TIFF 2021: ‘Terrorizers’ Is an Exceptional Web of Genres and Social Commentary

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Terrorizers

Screening at TIFF 2021, Ho Wi Ding’s Terrorizers is an engaging web of stories that deliver the goods in the dramatic, thriller, and romantic departments while forging a powerful commentary on the role of pornography and gaming in the proliferation of violence and misogynistic ideas.

Yu Fang (Moon Lee) is an actress working at a cafe shop whose quiet personality comes from a sense of abandonment. Her mother left her when she was a child, and her politician father is about to do the same by moving to a different country. However, some hope comes in the form of Xiao Zhang (J.C. Lin), a handsome dishwasher dreaming of opening his own restaurant and who quickly falls in love with her.  

After flowers and a very romantic stroll through the rain, they start to plan to live together. By playing Chopin’s Nocturne op.9 through a romantic montage between the two lovebirds, Ho Wi Ding induces us into a false sense of security that is abruptly broken by the unsettling look of a man with a katana running full speed toward Yu right in the middle of a train station. At the last second, however, Xiao sacrifices himself to save Yu.

This tremendous introduction is just the appetizer of Terrorizers because, up next, Ho Wi Ding interweaves the story of four people, including Xiao and Yu, in a Roshomon type of narrative that masterfully plays with time and characters to learn how we got to the slashing incident. Yet to meet are Ming Liang (Po-Hung Lin), a creepy gamer with rich parents who lives in the same apartment as Yu, and Monica (Annie Chen), an actress and Yu’s best friend desperate to find stable work as her debts keep piling up. Monica is haunted by porn videos she shot in her past. Important in the story, too, is Kiki (Pipi Yao), a cosplayer who works with Xiao and is in love with Ming Liang. 

These characters might not know each other very well, but they are all interconnected in some way. The exploration of these links is highly engaging as Ho Wi Ding keeps you guessing with clues, remarkable character development, and tense scenes. However, you soon find out that many pieces are missing in the introductory 20 minutes. The film suggests one thing, then reveals a whole different scenario or motivation. It’s an engaging narrative achieved through excellent editing and a fully engaging pace.

All of these characters feel isolated in different ways, but Ming Liang uses the escapism of technology to comfort himself. He plays violent virtual reality games and watches pornography to try to find a connection with something or someone. This, combined with his personality traits and ease at which he can get anything he desires from his father, creates an unsettling behavior. So when he accidentally bumps into Monica, a woman who he’s seen on a porn website before, he starts to follow her and spy on her private life, and by extension, on Yu’s private life too.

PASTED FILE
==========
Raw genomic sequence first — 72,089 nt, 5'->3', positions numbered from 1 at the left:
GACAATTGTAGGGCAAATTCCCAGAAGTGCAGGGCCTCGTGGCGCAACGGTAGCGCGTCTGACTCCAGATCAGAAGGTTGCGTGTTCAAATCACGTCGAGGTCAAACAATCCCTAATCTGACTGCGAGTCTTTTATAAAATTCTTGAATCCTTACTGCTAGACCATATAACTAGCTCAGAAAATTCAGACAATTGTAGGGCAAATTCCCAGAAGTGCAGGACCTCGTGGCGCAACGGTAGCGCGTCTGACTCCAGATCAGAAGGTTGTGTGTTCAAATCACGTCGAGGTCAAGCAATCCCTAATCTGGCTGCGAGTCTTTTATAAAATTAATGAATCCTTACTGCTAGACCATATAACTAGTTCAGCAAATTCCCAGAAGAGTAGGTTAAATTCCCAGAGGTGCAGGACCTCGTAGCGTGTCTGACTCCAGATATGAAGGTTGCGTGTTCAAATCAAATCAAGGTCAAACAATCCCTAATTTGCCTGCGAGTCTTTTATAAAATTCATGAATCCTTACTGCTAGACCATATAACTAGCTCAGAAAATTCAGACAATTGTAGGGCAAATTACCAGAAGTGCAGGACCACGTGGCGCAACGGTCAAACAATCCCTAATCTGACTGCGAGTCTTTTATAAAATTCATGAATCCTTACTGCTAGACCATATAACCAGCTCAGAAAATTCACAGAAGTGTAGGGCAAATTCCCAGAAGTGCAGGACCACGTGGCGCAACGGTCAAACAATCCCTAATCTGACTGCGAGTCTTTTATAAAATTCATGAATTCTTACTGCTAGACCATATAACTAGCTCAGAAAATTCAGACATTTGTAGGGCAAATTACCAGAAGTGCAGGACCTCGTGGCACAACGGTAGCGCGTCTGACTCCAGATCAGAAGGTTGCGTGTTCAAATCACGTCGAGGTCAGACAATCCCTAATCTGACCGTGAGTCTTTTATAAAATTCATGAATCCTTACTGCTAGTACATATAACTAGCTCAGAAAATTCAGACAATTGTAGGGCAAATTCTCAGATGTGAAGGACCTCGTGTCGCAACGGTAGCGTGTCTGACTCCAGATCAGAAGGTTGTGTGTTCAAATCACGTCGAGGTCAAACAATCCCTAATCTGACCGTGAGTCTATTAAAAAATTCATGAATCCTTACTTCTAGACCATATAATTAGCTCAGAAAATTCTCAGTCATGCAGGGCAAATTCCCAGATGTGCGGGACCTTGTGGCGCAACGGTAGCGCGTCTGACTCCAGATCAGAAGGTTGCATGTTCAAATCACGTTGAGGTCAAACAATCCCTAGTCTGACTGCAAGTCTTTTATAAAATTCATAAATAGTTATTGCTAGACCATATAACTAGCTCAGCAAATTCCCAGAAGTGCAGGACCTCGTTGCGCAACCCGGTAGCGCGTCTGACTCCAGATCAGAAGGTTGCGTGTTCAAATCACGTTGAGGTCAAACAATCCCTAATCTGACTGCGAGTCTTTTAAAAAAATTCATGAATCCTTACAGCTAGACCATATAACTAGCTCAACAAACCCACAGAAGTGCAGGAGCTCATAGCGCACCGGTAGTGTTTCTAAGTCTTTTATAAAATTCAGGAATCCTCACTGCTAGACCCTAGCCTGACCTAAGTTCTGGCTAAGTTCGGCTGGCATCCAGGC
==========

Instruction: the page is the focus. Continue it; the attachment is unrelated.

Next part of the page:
Ming Liang lives and sees himself as the master of his own reality now. Due to his heavy use of pornography, he believes he can control any woman, and he believes he can control any scenario due to gaming. It’s important to note that Ho Wi Ding isn’t criticizing video games per se; he implies that its unchecked combination with violent personality traits and other types of media can induce a man into false scenarios. In this case, Ming Liang believes he has the right to control Monica because he has seen her perform in a porn video. In his head, he has established a connection with Monica while watching her videos. He now calls himself “his girlfriend” and will do anything to protect her. But just like the entire pornography industry, it’s all a lie. 

The misogynistic ideas of Terrorizers are expanded through other characters and interactions. This pattern of men naming themselves “boyfriends” of women just because they interacted with them is seen again later in the film. Female characters are assaulted and put into highly uncomfortable situations that directly result from men thinking that they can own them. And circling the problem is the media whose reinforcement of this violent culture is explored in the last half hour. 

Terrorizers is a brilliant film that gets better as it sits on your mind. With the help of all-around superb performances by his cast and an unpredictable script, Ho Wi Ding wants us to question the consequences of partial-picture victimization, as well as reflect on the dangerous psychological impact of pornography on society.

Terrorizers screened as part of the Contemporary World Cinema program of the 2021 Toronto International Film Festival.

Terrorizers
  • 9/10
    Rating - 9/10
9/10

TL;DR

Terrorizers is a brilliant film that gets better as it sits on your mind. With the help of all-around superb performances by his cast and an unpredictable script, Ho Wi Ding wants us to question the consequences of partial-picture victimization, as well as reflect on the dangerous psychological impact of pornography on society.